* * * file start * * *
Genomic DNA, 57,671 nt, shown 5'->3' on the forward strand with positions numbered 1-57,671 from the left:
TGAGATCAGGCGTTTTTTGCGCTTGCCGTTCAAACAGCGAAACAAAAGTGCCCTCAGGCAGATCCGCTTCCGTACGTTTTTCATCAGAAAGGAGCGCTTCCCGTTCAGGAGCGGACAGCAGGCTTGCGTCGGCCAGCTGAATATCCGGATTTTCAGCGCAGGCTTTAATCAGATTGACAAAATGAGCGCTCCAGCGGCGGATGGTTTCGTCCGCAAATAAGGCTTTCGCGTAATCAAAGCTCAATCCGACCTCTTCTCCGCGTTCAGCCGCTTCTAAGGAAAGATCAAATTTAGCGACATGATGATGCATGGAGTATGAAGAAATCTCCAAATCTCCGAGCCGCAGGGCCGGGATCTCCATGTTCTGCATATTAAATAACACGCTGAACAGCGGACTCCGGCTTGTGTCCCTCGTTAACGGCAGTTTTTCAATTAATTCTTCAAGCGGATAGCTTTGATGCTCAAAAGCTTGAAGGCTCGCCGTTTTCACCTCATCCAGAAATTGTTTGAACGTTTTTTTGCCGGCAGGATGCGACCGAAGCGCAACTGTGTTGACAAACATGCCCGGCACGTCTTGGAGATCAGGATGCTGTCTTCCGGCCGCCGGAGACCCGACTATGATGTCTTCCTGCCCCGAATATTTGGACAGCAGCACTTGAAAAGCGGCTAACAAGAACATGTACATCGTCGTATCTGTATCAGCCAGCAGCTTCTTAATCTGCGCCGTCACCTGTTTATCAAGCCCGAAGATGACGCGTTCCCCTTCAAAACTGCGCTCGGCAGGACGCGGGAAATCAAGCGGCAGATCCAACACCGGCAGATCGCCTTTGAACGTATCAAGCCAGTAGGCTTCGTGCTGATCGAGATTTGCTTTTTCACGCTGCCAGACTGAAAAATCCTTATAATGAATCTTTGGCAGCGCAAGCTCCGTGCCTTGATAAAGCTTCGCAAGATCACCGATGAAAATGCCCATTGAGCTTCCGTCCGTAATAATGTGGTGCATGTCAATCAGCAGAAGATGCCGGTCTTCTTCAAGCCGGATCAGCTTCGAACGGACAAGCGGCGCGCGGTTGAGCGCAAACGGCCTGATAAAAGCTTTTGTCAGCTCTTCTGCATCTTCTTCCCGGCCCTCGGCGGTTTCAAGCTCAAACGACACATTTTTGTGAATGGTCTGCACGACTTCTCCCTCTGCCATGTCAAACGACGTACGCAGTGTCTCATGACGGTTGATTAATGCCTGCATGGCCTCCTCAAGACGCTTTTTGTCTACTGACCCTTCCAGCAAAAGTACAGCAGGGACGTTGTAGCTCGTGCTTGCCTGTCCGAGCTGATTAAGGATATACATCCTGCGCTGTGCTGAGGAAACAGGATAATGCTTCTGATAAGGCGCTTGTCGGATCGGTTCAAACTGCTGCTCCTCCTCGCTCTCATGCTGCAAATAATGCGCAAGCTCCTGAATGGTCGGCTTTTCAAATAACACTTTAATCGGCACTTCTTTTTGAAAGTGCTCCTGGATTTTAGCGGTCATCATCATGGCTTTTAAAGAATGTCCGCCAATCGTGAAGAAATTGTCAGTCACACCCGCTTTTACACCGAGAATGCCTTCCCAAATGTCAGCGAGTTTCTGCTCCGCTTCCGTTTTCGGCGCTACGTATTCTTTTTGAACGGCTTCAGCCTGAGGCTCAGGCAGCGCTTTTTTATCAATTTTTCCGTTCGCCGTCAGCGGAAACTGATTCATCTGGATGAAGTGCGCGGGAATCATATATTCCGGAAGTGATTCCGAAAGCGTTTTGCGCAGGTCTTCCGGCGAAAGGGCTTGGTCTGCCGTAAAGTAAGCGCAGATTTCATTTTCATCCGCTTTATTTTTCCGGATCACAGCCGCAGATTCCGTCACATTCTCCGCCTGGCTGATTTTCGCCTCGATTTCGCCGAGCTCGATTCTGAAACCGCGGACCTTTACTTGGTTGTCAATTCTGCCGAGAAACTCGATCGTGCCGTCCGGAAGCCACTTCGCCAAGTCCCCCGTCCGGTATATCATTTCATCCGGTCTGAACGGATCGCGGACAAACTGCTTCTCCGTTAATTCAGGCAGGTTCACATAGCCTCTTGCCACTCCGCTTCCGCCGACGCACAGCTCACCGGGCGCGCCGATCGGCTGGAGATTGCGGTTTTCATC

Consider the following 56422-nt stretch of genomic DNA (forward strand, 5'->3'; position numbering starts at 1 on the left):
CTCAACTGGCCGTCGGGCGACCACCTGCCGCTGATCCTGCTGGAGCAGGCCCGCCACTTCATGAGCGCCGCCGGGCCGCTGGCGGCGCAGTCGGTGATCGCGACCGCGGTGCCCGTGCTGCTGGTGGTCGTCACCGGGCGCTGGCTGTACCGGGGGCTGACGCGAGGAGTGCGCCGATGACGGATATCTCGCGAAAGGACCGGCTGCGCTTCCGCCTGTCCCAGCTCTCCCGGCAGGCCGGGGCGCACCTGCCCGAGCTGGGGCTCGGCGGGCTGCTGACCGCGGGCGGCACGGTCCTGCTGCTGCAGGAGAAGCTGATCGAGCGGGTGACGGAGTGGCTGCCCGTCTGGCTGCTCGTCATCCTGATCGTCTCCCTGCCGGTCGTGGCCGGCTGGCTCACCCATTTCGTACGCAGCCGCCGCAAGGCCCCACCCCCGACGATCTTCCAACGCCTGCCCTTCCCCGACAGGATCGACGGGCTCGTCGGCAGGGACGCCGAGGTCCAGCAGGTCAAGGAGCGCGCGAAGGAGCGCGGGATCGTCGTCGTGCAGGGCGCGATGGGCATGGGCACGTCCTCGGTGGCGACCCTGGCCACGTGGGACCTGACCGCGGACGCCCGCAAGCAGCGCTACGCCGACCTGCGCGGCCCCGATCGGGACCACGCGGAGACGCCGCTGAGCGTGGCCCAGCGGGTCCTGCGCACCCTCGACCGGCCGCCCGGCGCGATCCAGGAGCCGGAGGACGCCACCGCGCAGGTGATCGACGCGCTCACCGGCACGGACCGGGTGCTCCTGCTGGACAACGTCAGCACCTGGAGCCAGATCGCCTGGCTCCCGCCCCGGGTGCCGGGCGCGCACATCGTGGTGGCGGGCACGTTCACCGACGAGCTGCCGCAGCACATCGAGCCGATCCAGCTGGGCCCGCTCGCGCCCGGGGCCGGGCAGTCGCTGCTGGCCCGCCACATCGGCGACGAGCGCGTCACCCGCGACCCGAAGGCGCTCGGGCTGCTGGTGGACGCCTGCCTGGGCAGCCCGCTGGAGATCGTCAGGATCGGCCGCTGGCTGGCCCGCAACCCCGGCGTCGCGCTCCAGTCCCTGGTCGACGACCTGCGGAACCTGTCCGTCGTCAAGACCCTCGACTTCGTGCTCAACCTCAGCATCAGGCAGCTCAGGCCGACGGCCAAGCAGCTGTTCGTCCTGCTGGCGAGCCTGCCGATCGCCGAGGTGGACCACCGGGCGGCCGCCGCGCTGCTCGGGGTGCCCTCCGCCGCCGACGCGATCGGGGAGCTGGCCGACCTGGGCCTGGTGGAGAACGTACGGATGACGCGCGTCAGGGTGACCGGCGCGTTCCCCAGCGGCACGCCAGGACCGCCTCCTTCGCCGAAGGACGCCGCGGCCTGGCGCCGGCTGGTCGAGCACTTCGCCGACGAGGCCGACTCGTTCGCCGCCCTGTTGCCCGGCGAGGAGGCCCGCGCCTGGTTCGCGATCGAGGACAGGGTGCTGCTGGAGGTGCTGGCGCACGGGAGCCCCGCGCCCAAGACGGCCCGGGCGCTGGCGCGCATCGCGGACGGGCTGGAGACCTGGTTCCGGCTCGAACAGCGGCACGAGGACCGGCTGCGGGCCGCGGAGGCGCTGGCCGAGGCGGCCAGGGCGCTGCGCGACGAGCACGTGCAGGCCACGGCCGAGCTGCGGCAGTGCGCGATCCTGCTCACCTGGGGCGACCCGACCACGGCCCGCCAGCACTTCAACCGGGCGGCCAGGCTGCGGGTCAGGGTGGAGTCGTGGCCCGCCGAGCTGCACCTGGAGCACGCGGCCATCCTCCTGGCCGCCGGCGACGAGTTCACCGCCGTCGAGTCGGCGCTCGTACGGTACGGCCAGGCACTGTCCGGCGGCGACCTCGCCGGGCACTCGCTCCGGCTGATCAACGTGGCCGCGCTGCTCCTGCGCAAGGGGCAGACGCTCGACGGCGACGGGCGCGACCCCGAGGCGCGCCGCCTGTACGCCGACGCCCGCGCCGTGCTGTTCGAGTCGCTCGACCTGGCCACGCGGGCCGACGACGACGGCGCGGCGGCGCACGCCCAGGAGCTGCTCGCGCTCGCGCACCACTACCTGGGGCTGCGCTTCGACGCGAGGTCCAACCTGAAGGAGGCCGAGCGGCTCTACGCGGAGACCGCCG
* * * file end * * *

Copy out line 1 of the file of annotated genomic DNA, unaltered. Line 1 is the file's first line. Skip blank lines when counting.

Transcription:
Genomic DNA, 57,671 nt, shown 5'->3' on the forward strand with positions numbered 1-57,671 from the left: